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Comment: Re:Even my DVDs are streamed (Score 1) 113

by OS24Ever (#47547297) Attached to: What percentage of your media consumption is streamed?

I wouldn't define a ripped DVD as streaming. To me that's Netflix or Prime or Hulu or whatever.

I *buy* my Movies, and Netflix TV shows I missed mostly. While attempting to lose weight I've watched a lot of TV series on Netflix on the treadmill this last year. So much so that I've made myself bored/tired of watching something. Playing PS3 games on a treadmill is all well and good until you place assassin's creed and inadvertently take a step/lean while climbing on a building.

Comment: Each server is worth $189 or less. (Score 1) 198

by Animats (#47544815) Attached to: Ask Slashdot: What Would You Do With Half a Rack of Server Space?

If you want more servers like that, Wierd Stuff Warehouse in Sunnyvale, CA, has the same HP series G Xeon servers for $189. (2 3GHz quad-core Xeons per server! Hard drives are extra, but cheap.) Wierd Stuff has huge supplies of previous-generation data center equipment.

It's amazing how cheap computer hardware is now.

Comment: Space travel isn't feasible. (Score 2, Interesting) 92

by Animats (#47544719) Attached to: SpaceX Executive Calls For $22-25 Billion NASA Budget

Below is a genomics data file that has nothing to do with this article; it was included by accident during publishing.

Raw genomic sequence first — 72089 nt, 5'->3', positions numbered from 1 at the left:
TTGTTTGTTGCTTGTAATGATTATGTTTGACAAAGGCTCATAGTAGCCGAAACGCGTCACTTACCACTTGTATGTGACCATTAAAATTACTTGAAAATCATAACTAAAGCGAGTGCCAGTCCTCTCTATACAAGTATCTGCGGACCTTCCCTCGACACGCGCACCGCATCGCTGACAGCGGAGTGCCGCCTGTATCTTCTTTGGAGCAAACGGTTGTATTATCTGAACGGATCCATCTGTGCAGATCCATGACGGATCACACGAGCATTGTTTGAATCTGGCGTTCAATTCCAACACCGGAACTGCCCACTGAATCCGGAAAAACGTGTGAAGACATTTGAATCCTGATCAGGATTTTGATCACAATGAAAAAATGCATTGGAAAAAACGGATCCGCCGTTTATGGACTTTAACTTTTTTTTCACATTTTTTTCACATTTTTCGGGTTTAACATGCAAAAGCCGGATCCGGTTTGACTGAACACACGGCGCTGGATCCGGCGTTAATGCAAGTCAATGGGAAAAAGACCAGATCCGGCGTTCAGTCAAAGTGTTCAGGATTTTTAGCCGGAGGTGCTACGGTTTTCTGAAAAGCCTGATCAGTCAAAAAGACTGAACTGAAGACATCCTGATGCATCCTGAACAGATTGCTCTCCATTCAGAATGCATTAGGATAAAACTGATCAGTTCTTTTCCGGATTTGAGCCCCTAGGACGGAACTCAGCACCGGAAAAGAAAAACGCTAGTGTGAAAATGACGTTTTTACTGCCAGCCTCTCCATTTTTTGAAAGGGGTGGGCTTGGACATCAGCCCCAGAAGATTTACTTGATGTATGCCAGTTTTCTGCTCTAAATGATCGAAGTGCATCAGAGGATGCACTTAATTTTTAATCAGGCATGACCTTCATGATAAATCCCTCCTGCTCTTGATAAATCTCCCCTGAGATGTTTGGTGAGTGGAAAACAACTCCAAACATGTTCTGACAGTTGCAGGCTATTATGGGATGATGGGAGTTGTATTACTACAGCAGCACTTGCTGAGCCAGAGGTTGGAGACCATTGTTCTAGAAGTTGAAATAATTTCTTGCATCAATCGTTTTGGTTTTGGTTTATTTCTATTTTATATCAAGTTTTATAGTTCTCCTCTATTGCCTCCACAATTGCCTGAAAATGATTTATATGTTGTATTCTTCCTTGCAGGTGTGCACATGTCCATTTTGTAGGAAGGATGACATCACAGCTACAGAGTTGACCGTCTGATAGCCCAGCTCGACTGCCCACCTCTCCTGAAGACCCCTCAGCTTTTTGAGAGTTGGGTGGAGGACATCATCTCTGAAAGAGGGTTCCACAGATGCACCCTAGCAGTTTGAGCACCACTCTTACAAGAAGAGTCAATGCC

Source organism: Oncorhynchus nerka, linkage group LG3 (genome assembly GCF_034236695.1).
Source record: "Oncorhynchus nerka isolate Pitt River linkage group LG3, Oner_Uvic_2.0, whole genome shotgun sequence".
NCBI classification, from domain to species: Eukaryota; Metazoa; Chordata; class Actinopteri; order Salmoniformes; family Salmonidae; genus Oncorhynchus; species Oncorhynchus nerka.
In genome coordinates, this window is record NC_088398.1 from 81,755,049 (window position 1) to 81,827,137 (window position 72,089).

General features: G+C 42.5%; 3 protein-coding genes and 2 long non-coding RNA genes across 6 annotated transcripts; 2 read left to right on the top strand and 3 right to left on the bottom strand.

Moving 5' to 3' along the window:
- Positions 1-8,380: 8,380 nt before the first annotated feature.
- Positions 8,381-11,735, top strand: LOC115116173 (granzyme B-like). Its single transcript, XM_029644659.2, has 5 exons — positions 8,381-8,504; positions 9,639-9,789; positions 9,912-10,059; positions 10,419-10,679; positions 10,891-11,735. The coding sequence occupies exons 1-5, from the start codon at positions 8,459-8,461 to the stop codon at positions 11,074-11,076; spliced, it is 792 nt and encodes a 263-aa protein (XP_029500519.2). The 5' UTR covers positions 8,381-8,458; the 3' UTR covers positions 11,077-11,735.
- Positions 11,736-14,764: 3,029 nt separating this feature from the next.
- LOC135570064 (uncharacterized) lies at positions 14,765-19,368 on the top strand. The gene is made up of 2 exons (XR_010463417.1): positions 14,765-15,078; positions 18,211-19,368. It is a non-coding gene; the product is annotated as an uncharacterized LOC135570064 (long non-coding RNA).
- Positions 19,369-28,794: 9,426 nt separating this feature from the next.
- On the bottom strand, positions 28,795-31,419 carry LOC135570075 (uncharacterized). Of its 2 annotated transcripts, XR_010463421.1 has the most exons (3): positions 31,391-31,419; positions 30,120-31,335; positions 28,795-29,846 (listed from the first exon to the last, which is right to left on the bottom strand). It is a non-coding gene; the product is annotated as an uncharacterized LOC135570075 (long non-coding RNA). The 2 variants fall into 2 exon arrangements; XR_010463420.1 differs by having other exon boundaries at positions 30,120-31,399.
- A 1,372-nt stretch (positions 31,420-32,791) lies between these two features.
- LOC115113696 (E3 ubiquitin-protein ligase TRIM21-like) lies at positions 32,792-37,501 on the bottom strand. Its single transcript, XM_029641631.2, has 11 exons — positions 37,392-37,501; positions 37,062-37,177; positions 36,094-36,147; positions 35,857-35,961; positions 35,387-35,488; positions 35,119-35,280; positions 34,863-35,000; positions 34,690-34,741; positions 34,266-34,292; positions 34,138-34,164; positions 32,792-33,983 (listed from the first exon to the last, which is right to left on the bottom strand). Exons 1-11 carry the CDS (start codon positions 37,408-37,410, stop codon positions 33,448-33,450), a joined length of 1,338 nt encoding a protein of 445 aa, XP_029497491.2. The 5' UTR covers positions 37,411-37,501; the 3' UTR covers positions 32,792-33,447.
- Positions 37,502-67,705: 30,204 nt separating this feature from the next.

Reality check: space travel with chemical fuels just barely works. It takes huge rockets to launch dinky payloads, and that hasn't improved in 45 years. Satellites and probes are useful. Man in space has just been a boondoggle.

If fusion ever works, this may change, but with chemical rockets, it's not getting much better.

+ - Pi Power - the power supply the Raspberry Pi *should* have come with->

Submitted by nsayer
nsayer (86181) writes "The Raspberry Pi is awesome. There's only one thing I dislike about it — how you're meant to power it. Crappy USB power supplies are ubiquitous, and the power more or less goes straight onto the +5 rail. Not only that, but the micro USB connector is SMT, and USB cables are much thicker and heavier than their 2.1mm barrel connector cable counterparts. No, it's just not the best tool for the job.